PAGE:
Film: The Desert Rats (1953)
Stars: Richard Burton, James Mason, Robert Newton, Robert Douglas
Director: Robert Wise
Oscar History: 1 nomination (Best Original Screenplay)
Snap Judgment Ranking: 2/5 stars
(Spoilers Ahead) This is the case with The Desert Rats, a tiny largely forgotten film about a tiny relatively forgotten chapter of World War II, which starred a young Richard Burton and a fast-emerging James Mason. The film centers around the battle for Tobruk, a port city in Libya that was a central part of the war campaign in North Africa. The film shows a British commanding officer Captain MacRoberts (Burton), who is very by-the-book, who must command a battalion of Australian soldiers as they attack Field Marshal Rommel (Mason) to hold the hill and make sure the Germans couldn't attack the Suez Canal. The film unfolds as one expects, with MacRoberts slowly breaking against his military rigidness, and his men eventually gaining respect for him, and in the process earning victory.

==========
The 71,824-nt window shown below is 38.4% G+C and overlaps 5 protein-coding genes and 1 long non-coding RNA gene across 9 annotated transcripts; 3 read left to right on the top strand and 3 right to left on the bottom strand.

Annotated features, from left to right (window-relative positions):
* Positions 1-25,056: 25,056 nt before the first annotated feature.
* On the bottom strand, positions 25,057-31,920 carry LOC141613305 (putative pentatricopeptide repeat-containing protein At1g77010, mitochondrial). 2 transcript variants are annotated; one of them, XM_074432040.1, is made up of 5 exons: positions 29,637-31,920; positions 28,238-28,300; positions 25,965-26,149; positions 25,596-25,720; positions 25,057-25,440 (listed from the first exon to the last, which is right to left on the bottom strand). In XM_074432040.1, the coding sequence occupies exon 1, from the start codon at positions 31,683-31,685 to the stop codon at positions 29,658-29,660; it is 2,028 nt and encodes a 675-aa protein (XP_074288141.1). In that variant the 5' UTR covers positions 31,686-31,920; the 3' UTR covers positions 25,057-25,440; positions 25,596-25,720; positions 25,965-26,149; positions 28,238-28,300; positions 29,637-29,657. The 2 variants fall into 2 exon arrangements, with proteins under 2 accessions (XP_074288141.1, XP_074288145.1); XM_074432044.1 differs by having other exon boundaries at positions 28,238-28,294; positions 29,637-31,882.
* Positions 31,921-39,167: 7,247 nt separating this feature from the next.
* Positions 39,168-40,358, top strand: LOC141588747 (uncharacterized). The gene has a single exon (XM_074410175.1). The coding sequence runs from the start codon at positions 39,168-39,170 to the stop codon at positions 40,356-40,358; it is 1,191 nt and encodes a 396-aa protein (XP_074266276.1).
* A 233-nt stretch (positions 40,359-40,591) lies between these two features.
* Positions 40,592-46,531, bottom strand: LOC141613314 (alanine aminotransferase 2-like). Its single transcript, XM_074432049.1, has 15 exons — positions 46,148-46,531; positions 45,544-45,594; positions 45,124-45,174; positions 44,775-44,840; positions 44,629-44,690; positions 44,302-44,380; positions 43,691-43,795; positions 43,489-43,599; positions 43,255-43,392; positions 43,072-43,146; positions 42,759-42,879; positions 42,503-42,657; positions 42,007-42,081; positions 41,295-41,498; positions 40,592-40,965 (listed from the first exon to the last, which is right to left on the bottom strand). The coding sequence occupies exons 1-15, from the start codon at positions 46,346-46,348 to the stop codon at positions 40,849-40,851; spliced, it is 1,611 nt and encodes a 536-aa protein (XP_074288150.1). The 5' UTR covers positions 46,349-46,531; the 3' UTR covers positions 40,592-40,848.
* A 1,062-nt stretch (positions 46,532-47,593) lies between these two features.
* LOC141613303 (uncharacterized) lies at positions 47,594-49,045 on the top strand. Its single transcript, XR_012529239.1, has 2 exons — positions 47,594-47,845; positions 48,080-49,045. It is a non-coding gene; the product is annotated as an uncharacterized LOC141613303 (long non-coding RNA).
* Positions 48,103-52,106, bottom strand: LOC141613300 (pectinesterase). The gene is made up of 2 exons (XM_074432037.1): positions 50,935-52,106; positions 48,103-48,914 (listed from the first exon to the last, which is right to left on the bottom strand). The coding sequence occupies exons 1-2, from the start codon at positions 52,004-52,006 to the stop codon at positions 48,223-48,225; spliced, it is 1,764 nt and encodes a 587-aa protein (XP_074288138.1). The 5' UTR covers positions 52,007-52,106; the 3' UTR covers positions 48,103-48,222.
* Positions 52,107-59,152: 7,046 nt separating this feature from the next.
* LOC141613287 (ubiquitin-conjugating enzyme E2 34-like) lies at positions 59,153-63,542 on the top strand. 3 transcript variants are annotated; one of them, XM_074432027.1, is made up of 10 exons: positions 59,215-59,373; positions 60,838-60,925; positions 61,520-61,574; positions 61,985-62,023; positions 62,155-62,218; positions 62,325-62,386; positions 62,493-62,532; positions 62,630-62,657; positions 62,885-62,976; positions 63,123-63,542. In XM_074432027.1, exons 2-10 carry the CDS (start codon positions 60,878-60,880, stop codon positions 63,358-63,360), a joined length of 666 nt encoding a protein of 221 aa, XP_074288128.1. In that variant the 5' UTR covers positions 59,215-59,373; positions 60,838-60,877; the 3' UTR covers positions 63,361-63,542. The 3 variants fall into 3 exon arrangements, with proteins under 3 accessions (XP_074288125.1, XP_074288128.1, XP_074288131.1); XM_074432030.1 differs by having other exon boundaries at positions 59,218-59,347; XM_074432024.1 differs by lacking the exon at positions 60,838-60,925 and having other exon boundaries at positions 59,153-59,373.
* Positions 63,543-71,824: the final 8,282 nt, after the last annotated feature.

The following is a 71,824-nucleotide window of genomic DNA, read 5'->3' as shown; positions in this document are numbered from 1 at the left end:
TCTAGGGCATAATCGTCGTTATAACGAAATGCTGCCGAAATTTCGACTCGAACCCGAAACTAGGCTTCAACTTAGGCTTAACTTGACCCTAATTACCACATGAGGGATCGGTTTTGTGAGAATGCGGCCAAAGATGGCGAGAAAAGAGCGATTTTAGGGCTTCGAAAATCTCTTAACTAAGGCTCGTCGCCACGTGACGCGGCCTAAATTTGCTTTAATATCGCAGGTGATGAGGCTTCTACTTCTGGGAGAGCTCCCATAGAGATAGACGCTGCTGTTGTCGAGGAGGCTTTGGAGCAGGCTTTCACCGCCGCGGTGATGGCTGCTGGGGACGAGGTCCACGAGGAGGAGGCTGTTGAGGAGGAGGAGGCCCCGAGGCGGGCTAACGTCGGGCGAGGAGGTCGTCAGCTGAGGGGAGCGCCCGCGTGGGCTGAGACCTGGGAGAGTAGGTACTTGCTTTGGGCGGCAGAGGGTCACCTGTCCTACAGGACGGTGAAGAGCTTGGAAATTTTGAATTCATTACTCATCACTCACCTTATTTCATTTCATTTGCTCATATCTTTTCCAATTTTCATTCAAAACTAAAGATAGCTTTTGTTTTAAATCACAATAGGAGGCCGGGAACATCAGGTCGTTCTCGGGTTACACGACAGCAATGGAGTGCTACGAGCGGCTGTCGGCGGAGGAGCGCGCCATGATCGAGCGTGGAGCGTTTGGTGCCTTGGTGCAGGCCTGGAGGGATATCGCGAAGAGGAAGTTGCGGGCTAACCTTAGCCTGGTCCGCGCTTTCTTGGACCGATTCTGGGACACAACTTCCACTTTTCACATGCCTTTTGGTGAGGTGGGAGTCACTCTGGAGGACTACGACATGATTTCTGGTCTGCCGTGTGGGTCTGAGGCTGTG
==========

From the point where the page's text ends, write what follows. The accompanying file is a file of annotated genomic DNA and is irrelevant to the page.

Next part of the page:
The film itself is pretty slight, and the camerawork shoddy enough for a time it felt like they were filming it as it was a war reel documentary, but there's too much attention paid to MacRoberts' relationship with his former teacher Bartlett (Newton) for that to fly. The film's best attributes are surely its elaborate and intense battle sequences, with enormous explosions and a number of impressive tank shots. The film comes most alive during these sequences, if only because of its extraordinary grandness; this is before CGI, so all of this had to have taken place, making it all the more impressive.
The film, however, is not particularly good outside of these moments. Both Burton and Mason are fine actors who would eventually create some of the screens greatest creations, but here, early in their careers, they don't lend much to what they're doing onscreen, and you don't relate to any of the characters save for the contradictory Bartlett (Newton is best in show here, and pretty much the only real reason to watch). The fact that the film won its only nomination for Screenplay is ludicrous, as even in 1953 every contrivance of this movie's plot was hackneyed and overdone.
Those are my thoughts-how about yours? Anyone out there already seen this movie (it's on TV quite regularly)? If not, share your thoughts on the rather eclectic nominees for Original Screenplay in 1953 (it was very much a year for the adapted category), or your thoughts on Richard Burton & James Mason-any favorite performances?